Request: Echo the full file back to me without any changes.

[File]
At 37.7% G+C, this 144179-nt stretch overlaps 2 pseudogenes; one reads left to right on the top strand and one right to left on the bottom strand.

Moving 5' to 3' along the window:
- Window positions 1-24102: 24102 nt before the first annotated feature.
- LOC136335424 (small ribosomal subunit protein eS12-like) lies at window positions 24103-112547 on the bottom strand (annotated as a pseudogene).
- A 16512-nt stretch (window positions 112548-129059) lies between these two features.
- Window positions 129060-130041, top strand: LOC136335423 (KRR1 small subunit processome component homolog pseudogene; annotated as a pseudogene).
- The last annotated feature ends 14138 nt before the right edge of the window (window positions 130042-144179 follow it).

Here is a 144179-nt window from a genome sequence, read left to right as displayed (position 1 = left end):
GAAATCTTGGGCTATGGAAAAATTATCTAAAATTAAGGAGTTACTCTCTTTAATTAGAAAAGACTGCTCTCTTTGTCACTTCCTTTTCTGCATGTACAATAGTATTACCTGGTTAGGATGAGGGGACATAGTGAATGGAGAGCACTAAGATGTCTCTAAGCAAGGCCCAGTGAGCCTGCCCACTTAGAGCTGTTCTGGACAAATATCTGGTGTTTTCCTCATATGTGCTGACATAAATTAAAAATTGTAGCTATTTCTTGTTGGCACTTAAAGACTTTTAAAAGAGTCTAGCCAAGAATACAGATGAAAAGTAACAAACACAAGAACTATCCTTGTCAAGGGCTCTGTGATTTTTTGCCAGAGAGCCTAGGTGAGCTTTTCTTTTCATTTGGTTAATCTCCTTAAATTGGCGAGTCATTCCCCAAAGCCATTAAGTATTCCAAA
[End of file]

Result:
At 37.7% G+C, this 144179-nt stretch overlaps 2 pseudogenes; one reads left to right on the top strand and one right to left on the bottom strand.

Moving 5' to 3' along the window:
- Window positions 1-24102: 24102 nt before the first annotated feature.
- LOC136335424 (small ribosomal subunit protein eS12-like) lies at window positions 24103-112547 on the bottom strand (annotated as a pseudogene).
- A 16512-nt stretch (window positions 112548-129059) lies between these two features.
- Window positions 129060-130041, top strand: LOC136335423 (KRR1 small subunit processome component homolog pseudogene; annotated as a pseudogene).
- The last annotated feature ends 14138 nt before the right edge of the window (window positions 130042-144179 follow it).

Here is a 144179-nt window from a genome sequence, read left to right as displayed (position 1 = left end):
GAAATCTTGGGCTATGGAAAAATTATCTAAAATTAAGGAGTTACTCTCTTTAATTAGAAAAGACTGCTCTCTTTGTCACTTCCTTTTCTGCATGTACAATAGTATTACCTGGTTAGGATGAGGGGACATAGTGAATGGAGAGCACTAAGATGTCTCTAAGCAAGGCCCAGTGAGCCTGCCCACTTAGAGCTGTTCTGGACAAATATCTGGTGTTTTCCTCATATGTGCTGACATAAATTAAAAATTGTAGCTATTTCTTGTTGGCACTTAAAGACTTTTAAAAGAGTCTAGCCAAGAATACAGATGAAAAGTAACAAACACAAGAACTATCCTTGTCAAGGGCTCTGTGATTTTTTGCCAGAGAGCCTAGGTGAGCTTTTCTTTTCATTTGGTTAATCTCCTTAAATTGGCGAGTCATTCCCCAAAGCCATTAAGTATTCCAAA